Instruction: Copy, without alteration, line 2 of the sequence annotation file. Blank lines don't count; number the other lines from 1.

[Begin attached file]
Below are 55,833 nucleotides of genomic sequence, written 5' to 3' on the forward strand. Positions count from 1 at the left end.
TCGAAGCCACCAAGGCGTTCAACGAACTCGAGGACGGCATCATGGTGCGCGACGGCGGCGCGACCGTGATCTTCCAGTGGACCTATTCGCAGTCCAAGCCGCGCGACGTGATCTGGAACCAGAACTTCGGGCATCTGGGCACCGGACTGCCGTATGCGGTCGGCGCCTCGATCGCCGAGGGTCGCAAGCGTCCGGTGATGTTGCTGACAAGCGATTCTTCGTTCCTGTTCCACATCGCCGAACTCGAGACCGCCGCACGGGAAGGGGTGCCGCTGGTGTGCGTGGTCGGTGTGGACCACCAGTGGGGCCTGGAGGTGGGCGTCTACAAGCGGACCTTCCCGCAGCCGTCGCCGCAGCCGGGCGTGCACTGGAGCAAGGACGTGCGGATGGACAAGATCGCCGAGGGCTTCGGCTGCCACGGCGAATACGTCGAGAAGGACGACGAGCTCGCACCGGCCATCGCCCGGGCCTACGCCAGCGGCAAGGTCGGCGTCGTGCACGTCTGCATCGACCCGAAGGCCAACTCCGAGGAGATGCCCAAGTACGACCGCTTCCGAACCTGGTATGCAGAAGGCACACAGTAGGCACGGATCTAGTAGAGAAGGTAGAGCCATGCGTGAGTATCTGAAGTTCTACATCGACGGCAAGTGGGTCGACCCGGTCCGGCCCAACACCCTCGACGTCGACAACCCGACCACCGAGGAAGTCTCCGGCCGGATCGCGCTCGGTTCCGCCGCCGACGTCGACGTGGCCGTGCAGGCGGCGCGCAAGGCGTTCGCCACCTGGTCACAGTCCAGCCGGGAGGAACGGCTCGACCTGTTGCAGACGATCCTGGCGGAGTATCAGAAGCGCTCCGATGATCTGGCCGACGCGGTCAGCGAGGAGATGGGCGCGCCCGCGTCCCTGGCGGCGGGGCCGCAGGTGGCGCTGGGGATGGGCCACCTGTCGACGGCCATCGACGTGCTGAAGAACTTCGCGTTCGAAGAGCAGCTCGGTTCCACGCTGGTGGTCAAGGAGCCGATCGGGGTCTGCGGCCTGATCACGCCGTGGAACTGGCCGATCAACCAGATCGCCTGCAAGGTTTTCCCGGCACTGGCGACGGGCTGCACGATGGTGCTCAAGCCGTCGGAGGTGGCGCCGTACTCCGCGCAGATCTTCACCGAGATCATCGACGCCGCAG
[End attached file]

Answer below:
TCGAAGCCACCAAGGCGTTCAACGAACTCGAGGACGGCATCATGGTGCGCGACGGCGGCGCGACCGTGATCTTCCAGTGGACCTATTCGCAGTCCAAGCCGCGCGACGTGATCTGGAACCAGAACTTCGGGCATCTGGGCACCGGACTGCCGTATGCGGTCGGCGCCTCGATCGCCGAGGGTCGCAAGCGTCCGGTGATGTTGCTGACAAGCGATTCTTCGTTCCTGTTCCACATCGCCGAACTCGAGACCGCCGCACGGGAAGGGGTGCCGCTGGTGTGCGTGGTCGGTGTGGACCACCAGTGGGGCCTGGAGGTGGGCGTCTACAAGCGGACCTTCCCGCAGCCGTCGCCGCAGCCGGGCGTGCACTGGAGCAAGGACGTGCGGATGGACAAGATCGCCGAGGGCTTCGGCTGCCACGGCGAATACGTCGAGAAGGACGACGAGCTCGCACCGGCCATCGCCCGGGCCTACGCCAGCGGCAAGGTCGGCGTCGTGCACGTCTGCATCGACCCGAAGGCCAACTCCGAGGAGATGCCCAAGTACGACCGCTTCCGAACCTGGTATGCAGAAGGCACACAGTAGGCACGGATCTAGTAGAGAAGGTAGAGCCATGCGTGAGTATCTGAAGTTCTACATCGACGGCAAGTGGGTCGACCCGGTCCGGCCCAACACCCTCGACGTCGACAACCCGACCACCGAGGAAGTCTCCGGCCGGATCGCGCTCGGTTCCGCCGCCGACGTCGACGTGGCCGTGCAGGCGGCGCGCAAGGCGTTCGCCACCTGGTCACAGTCCAGCCGGGAGGAACGGCTCGACCTGTTGCAGACGATCCTGGCGGAGTATCAGAAGCGCTCCGATGATCTGGCCGACGCGGTCAGCGAGGAGATGGGCGCGCCCGCGTCCCTGGCGGCGGGGCCGCAGGTGGCGCTGGGGATGGGCCACCTGTCGACGGCCATCGACGTGCTGAAGAACTTCGCGTTCGAAGAGCAGCTCGGTTCCACGCTGGTGGTCAAGGAGCCGATCGGGGTCTGCGGCCTGATCACGCCGTGGAACTGGCCGATCAACCAGATCGCCTGCAAGGTTTTCCCGGCACTGGCGACGGGCTGCACGATGGTGCTCAAGCCGTCGGAGGTGGCGCCGTACTCCGCGCAGATCTTCACCGAGATCATCGACGCCGCAG